Lyme disease is one of the most common tick-transmitted diseases.Unfortunately, many dogs who are infected never develop any symptoms. Because it can take several months for symptoms to show up, if they do at all, many pet owners don’t immediately connect them with the possibility of Lyme disease. We talked to Dr. Leilani Alvarez, DVM, DACVSMR, Director of Integrative and Rehabilitative Medicine at the Animal Medical Center in NYC, to ask about the risks of Lyme disease and how to deal with it.
THE HONEST KITCHEN: How do dogs get Lyme disease?DR. ALVAREZ: Lyme disease is transmitted by tick bites. Typically, the tick must be attached for 36-48 hrs before it will transmit the disease which is caused by a bacteria called Borrelia burgdoferi. The ticks that carry the Lyme bacteria are very small "soft" ticks, called Ixodes scapularis (also known as "deer ticks"). The immature "nymph" ticks are most likely to transmit Lyme. Their feeding season is Spring and Summer. The adult ticks can also transmit the disease and this is more likely to occur in cooler months, especially in the Fall. The adult ticks are only about the size of a sesame seed and the nymphs the size of a poppy seed, so you can imagine how easy it is for them to hide in the hair coat of dogs. We used to think of Lyme disease as specific to the North Eastern United States; however, the tick territory has spread and the disease is now also recognized in the mid-Atlantic and North-Central US.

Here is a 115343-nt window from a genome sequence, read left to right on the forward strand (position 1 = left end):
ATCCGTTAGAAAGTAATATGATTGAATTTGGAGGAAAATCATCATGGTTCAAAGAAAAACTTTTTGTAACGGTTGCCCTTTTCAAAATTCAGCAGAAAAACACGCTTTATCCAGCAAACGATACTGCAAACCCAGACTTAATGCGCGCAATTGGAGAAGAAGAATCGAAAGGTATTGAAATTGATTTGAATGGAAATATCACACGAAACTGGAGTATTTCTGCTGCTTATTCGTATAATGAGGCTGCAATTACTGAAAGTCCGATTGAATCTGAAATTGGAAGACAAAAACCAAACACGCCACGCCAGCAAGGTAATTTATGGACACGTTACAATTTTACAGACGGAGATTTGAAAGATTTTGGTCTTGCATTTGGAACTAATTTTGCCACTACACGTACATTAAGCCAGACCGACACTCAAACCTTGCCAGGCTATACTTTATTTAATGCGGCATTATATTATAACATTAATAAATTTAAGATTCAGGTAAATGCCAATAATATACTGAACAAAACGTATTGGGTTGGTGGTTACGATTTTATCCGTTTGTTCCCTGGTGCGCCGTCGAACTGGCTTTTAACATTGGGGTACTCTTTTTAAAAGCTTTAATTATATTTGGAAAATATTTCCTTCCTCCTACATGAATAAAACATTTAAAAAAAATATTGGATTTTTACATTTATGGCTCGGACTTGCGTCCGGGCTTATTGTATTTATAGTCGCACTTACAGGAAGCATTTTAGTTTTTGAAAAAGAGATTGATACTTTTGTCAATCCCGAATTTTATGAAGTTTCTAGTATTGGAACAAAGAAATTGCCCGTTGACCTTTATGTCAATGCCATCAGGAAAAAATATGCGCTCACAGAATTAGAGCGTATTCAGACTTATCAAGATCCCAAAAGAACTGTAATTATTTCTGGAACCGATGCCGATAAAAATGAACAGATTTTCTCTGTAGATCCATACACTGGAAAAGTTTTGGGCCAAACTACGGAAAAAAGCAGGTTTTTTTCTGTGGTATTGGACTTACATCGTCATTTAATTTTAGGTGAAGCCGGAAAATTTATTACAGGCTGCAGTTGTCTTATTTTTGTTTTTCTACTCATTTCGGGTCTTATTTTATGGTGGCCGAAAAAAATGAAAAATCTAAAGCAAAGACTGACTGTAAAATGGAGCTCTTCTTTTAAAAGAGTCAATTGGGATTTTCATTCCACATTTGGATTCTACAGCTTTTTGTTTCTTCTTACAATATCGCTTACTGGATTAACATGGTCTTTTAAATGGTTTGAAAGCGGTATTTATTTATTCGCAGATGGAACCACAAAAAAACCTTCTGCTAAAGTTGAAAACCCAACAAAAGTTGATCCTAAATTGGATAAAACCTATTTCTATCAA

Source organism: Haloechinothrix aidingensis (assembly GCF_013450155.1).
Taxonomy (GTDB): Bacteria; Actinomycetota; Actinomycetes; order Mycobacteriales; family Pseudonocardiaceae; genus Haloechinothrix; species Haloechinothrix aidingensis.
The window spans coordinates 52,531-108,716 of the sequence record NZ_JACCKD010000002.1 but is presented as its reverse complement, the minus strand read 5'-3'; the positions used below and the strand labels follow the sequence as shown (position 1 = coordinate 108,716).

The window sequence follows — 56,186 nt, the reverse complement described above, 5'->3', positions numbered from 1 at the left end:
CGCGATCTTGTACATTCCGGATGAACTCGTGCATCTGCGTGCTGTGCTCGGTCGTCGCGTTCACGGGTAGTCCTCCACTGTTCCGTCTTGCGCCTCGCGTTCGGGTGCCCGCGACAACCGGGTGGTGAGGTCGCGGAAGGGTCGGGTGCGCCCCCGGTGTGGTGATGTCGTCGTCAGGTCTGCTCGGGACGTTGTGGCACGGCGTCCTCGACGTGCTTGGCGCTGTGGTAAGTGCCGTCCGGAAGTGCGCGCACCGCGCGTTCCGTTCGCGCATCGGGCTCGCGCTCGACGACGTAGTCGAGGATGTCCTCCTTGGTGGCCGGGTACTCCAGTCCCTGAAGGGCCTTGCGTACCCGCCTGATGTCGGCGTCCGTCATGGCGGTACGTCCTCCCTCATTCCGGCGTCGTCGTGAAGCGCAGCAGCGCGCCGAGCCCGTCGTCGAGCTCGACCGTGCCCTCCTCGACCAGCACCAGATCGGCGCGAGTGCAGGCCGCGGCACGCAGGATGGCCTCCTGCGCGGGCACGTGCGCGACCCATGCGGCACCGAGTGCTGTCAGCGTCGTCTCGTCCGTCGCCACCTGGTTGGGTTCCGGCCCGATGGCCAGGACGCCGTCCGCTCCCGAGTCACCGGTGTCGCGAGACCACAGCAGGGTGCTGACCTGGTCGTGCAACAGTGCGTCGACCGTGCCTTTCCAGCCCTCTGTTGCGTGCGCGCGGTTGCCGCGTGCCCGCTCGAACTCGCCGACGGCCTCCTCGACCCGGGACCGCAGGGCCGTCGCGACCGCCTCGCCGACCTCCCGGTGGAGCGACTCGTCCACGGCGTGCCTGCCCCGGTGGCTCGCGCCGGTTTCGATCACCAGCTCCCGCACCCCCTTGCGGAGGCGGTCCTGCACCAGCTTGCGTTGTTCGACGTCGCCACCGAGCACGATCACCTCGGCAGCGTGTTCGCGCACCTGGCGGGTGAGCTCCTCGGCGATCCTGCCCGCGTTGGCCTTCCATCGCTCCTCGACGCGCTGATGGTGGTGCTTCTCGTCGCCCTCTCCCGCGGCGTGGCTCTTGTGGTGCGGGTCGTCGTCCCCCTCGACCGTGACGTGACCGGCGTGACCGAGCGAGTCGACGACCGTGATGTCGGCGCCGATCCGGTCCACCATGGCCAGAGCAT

THE HONEST KITCHEN: What is the best way to prevent Lyme disease?DR. ALVAREZ: The best way to prevent Lyme is to prevent the tick bite. Since the ticks are so tiny, tick repellent products will be most effective. I recommend applying these products once a month year-round. We used to think Lyme could not be transmitted in the winter months, but with global warming, we don't get the hard freeze we used to, which allows the ticks to survive. I recommend applying spot-on products during the peak seasons (every 2-3 weeks). Another option is to add a tick collar in addition to the spot-on product during peak seasons (especially in Spring).
THE HONEST KITCHEN: Is there a natural way to prevent Lyme disease?DR. ALVAREZ: I wish I could say yes; however, the reality is that all "natural" methods of preventing Lyme disease are not completely effective. Popular remedies include essential oil products (containing Rosemary, Lemongrass, Cedar, Peppermint, or other herbal/plant ingredients) and garlic oil. There is actually published evidence that some of these natural remedies can help in repelling ticks; however, they are not nearly as effective as the pharmaceutical spot-on or tick collars. Other effective methods of reducing the risk of Lyme transmission is to avoid hiking in heaving wooded areas (especially during Spring, Summer, and Fall) and using a flea comb immediately after being outdoors to remove any ticks. You will likely not see the ticks, so a flea comb is essential. Ticks love especially areas with higher blood flow, so be sure to check your dog's ears, around the eyes, neck, between their toes, the groin area, and the tail. Also, if your dog lives in an area that is known to have more Lyme disease (rural areas in the Northeast), I would also recommend vaccinating your dog against Lyme.